….and Tracy’s pink coat is amazing to look at – though I couldn’t carry off wearing it, I bet if it were scaled down to a children’s coat – it would be snapped up by the upscale boutiques in a second – at least in my neck of the woods. For a little girl’s coat, it is whimsical without being too craftsy… I just wish I had a little girl :)

  7. Leslie Wiberg says:


    I love quilt shows. I plan to attend the one in Houston “someday” myself. Quilters are fun people aren’t they. They have a unique outlook, maybe it comes from all of the color they work with. I love to quilt, but, the quilts in your pictures put me to shame.

    I really loved that 40’s (possibly) suit. Gorgeous details – maybe I will try to copy it! I just saw the unveiling of the Pink shirt at the ASDP conference in October. The Board members put it together in June. During the conference we cut up two yard pieces of that same fabric and packaged it with a pink ribbon. The packages were sold at Quilt Festival to raise funds for breast cancer research. I hope they sold all 400 packages.

    BTW, the jackets (all of them) are beautiful. I would wear the fleece one – at close to 52 years, I can get away with almost anything.

    You always post the best stuff.

  8. Bo Breda says:

    You’re right about felt with cut outs.
    When Dolce and Gabbana were first becoming well known they did a line of white felted wool coats with cut outs in a lacy pattern. Stunning. By the way, I agree with you, Tracy’s coat is a knockout! One of my students just completed showing a group of felted wool dresses with flowers on them for a Chinese Han culture design competition. Many roads to the same end.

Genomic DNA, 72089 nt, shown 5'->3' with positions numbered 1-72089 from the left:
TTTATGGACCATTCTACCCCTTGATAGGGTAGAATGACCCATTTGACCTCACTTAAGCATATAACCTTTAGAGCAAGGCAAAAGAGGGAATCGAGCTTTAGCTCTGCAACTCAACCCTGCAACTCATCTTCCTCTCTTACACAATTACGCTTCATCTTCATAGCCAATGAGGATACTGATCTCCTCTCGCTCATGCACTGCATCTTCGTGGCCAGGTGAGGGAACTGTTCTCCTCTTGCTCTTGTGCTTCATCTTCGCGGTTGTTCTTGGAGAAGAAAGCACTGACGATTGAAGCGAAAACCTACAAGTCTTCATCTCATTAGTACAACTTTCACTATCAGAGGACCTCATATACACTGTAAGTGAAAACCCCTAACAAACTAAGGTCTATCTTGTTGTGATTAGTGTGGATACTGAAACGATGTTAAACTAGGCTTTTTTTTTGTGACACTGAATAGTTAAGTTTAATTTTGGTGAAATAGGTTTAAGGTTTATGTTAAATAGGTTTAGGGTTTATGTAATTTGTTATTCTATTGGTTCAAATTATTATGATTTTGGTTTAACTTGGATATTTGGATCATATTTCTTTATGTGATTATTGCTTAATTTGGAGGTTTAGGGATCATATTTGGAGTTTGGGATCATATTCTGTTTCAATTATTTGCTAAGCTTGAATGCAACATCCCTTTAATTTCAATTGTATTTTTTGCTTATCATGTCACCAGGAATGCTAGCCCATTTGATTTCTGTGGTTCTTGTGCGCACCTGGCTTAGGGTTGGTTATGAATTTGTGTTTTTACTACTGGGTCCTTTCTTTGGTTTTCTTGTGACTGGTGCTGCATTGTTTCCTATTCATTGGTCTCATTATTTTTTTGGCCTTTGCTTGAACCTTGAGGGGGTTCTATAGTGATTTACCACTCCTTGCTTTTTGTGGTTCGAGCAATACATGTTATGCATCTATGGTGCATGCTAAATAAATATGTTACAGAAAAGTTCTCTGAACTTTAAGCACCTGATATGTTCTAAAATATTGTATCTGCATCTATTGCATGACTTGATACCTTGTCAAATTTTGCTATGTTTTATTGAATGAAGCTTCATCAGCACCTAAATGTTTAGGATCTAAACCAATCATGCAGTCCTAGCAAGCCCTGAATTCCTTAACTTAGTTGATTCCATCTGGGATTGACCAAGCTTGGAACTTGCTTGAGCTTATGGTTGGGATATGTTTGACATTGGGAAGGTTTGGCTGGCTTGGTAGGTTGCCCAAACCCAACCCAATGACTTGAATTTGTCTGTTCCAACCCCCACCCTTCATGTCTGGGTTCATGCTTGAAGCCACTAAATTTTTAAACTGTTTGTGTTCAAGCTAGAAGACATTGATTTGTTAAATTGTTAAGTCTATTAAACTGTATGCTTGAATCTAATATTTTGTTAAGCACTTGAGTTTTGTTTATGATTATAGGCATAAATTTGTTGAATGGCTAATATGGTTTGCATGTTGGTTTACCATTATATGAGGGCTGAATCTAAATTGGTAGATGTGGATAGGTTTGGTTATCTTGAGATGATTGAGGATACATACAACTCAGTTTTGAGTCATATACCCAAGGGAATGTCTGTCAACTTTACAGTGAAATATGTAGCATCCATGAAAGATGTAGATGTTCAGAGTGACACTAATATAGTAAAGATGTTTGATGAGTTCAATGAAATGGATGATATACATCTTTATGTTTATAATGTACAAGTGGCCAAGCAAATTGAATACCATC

9. Summerset says:

    Found out via the grapevine that you’ve posted some photos of my garment, Midnight Garden! I’m glad that you liked it and enjoyed your trip to Houston. I love that pink 40’s suit and the little minks, too – great details.

  10. Tracy Anna says:

    Thank you so much for posting the photos of my “English Garden Romance” Coat… and all of the wonderful comments! I was so honored to be included as a new designer at the 2008 “Rendezvous” fashion show. Would love to meet you all at another event in the future… Kathleen, your website is fabulous… Everyone, keep up the beautiful work!

  11. Lilo Bowman says:

    Loved the photos from Houston. The gal in the boots is Sue Patten. An incredible quilter from Canada who’s quilts look like tapestries. Her boots were custom made with her quilting designs. She quilts in her studio in the woods boosted by gallons of coffee and head banger music. Check out her work sometime–it is amazing!

  12. Patty says:

    Thanks for posting the photos but not all of the winners got credit for their work. Please site all of the winners and give them credit for the hard work that they do. When are you going to post 2009 winners!?

  13. kathleen says:

    You’re right Patty, two are not cited. I don’t have their names, I wasn’t implying they didn’t work hard, no insult intended at all. But since you mention it, perhaps you could be helpful and supply the names I’m missing and correct my oversight? The only other alternative is to take down the photos entirely.

    I’m not posting 2009 winners for two reasons. One, this isn’t that kind of blog. I was a tourist, it was a one time thing. It was supposed to be fun. Two, I’ve learned my lesson and don’t need a repeat. The smaller the stakes, the bigger the fight. I have rarely gotten so much email on a post as this one. From the disgruntled who didn’t win, thought it was rigged to whatever.